The community response to Ebola in Lofa County, Liberia
Lofa County in northern Liberia shares porous borders with both Sierra Leone and Guinea. In March 2014, the first cases of Ebola Virus Disease (EVD) appeared in Lofa County; within several months the county registered 724 cases, including 451 deaths. Key challenges included the limited knowledge of Ebola dangers and prevention among community members which led to stigma, fear and resistance, as well as the limited involvement of local leaders in the initial phase of the response.
In Barkedu Town in Lofa County, working in partnership with local authorities, religious leaders started a resilient and creative community response in July 2014, devising measures to stem the epidemic:
- The community set up an 18 member Ebola task force comprised of youth, women, and community leaders. They organized their own rapid response system, identifying the suspected cases, isolating families and individuals, quickly carrying out safe and dignified burials and dispelling rumors by going door to door and organizing community dialogues.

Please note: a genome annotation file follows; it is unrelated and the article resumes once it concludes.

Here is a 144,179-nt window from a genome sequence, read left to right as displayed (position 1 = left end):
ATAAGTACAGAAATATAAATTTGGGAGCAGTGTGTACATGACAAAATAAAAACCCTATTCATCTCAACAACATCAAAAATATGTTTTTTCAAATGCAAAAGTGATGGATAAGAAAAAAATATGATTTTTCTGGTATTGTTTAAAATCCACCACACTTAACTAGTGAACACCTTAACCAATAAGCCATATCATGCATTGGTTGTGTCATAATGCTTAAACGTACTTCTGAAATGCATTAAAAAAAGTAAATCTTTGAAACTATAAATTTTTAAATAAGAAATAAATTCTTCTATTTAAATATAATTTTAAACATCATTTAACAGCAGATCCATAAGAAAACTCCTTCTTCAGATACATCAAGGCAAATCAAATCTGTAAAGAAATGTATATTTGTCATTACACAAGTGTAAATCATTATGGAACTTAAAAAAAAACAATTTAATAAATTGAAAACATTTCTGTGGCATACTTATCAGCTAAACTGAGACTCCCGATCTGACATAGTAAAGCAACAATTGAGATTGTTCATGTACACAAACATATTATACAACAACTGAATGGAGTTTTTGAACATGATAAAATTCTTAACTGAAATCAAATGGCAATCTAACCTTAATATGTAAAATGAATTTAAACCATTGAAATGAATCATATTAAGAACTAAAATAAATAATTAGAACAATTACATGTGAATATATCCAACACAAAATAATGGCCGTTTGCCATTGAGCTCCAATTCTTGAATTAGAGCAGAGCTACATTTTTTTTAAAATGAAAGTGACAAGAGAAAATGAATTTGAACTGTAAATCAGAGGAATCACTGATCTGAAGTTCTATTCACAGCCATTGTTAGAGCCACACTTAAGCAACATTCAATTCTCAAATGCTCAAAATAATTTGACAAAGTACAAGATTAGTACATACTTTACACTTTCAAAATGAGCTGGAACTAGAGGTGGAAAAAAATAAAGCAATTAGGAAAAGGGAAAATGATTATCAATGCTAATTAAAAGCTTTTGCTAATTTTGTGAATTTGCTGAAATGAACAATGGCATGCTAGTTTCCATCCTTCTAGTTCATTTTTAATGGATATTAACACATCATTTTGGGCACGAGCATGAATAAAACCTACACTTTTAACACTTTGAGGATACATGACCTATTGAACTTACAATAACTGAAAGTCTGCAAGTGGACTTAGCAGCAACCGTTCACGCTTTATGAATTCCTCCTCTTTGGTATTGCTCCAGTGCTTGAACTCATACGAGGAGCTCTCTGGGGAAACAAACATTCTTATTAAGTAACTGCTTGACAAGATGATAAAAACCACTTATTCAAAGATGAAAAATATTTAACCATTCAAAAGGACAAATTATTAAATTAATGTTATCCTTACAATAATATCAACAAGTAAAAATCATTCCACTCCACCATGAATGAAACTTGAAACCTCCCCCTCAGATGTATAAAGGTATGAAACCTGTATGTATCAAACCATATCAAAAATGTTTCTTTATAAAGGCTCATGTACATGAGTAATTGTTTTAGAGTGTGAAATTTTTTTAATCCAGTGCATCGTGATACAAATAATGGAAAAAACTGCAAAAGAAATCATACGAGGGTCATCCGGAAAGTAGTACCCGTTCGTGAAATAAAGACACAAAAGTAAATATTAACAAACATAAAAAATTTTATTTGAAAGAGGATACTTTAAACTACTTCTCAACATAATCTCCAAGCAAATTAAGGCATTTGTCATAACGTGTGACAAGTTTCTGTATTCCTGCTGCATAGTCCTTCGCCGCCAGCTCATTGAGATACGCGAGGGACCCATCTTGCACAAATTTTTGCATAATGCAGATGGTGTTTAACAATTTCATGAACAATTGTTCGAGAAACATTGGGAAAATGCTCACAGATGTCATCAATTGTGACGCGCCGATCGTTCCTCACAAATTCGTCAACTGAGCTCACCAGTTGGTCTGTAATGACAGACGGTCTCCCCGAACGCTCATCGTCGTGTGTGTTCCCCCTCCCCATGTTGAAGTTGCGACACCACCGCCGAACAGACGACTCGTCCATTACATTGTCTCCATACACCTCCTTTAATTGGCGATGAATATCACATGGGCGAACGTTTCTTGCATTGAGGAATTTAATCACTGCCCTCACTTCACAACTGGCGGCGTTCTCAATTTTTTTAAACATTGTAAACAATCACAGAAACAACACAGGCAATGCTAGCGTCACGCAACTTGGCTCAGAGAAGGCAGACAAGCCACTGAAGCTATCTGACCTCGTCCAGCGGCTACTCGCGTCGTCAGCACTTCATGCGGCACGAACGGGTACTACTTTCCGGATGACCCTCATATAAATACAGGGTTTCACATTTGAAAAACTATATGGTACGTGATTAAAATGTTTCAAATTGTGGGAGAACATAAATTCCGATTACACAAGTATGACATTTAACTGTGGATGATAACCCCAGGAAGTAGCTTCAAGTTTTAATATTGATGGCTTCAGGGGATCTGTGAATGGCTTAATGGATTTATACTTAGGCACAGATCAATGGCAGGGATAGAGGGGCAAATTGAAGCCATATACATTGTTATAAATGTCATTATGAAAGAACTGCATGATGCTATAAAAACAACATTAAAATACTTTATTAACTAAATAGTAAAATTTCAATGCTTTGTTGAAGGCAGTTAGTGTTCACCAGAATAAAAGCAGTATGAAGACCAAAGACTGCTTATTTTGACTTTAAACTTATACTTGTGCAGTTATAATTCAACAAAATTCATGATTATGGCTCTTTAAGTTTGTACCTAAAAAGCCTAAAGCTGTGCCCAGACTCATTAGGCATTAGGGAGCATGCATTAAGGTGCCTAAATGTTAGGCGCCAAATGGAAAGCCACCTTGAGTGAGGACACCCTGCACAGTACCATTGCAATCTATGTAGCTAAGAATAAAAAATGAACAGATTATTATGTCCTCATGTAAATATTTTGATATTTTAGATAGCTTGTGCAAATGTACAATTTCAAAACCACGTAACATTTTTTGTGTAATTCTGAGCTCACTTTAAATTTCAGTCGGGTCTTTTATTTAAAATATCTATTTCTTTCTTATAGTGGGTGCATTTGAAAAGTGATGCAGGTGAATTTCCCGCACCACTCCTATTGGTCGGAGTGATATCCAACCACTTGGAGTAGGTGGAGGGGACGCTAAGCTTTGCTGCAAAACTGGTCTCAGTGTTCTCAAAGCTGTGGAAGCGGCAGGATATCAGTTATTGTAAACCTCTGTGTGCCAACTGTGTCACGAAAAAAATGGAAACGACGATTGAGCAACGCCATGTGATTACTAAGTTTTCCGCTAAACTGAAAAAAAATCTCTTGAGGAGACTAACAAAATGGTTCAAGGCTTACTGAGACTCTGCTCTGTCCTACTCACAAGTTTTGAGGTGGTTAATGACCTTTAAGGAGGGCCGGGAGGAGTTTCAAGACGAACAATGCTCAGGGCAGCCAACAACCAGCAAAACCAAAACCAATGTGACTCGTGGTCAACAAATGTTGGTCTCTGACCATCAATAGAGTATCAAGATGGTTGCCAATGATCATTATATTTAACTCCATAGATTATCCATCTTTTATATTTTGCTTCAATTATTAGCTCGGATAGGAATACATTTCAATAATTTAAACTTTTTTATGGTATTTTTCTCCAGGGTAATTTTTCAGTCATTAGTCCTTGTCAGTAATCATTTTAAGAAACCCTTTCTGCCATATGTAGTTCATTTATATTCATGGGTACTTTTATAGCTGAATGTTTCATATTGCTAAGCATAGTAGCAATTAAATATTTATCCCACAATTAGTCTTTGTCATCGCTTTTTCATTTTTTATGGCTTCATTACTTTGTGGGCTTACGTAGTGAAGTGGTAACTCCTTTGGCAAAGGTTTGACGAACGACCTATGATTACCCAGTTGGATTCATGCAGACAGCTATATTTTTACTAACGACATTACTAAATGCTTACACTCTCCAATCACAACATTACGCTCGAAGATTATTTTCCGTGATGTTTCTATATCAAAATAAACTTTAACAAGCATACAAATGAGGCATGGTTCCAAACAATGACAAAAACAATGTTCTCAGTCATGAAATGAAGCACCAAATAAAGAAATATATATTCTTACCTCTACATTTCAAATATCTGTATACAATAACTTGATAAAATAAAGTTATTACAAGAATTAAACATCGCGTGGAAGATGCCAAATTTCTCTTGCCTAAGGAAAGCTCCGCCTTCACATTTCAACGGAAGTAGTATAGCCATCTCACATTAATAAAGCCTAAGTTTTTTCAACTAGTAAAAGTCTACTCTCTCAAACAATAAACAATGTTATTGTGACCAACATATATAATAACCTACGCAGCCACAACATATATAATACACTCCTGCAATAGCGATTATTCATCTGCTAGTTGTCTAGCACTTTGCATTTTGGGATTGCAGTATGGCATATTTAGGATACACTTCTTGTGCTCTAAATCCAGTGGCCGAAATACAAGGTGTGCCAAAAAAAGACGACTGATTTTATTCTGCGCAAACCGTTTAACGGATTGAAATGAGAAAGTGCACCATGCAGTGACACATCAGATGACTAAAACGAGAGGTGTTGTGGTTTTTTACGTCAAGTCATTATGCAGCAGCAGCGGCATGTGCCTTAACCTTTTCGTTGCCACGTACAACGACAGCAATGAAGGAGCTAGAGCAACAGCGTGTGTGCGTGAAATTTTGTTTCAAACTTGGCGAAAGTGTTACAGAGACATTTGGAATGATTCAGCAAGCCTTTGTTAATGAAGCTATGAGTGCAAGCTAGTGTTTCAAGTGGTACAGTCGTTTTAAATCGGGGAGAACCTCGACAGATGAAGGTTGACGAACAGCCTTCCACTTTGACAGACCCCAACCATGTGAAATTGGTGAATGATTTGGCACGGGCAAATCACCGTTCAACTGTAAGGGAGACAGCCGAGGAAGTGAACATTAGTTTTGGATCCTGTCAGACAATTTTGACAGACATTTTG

- To facilitate negotiation of safe burials, 11 young trusted community members volunteered to be on the burial team.
- The town opened an isolation center for EVD cases since health centers had been deserted by health care workers.
- The community traced and monitored all newcomers. When in quarantine, the population patrolled the borders and restricted access.
- Quarantined families were closely monitored and provided with the necessary support they needed (food and non-food items as well as psycho-social support).
- Traditional leaders suspended all secret society ceremonies to avoid secret burials.
- Religious leaders prepared specific sermons addressing questions and resistance.
Government and its partners aligned their responses with the community, encompassing multiple activities that enabled Lofa County to tackle the epidemic while creating momentum and buy-in from the community members at all levels, and setting a precedent for the rest of the response. This formal engagement with religious and traditional leaders was the first of its kind in Liberia’s EVD response and proved to be critical in the resolution of the crisis. With this community leadership and community-based approach, Lofa County contained the epidemic in September 2014, with no further cases seen beyond this date.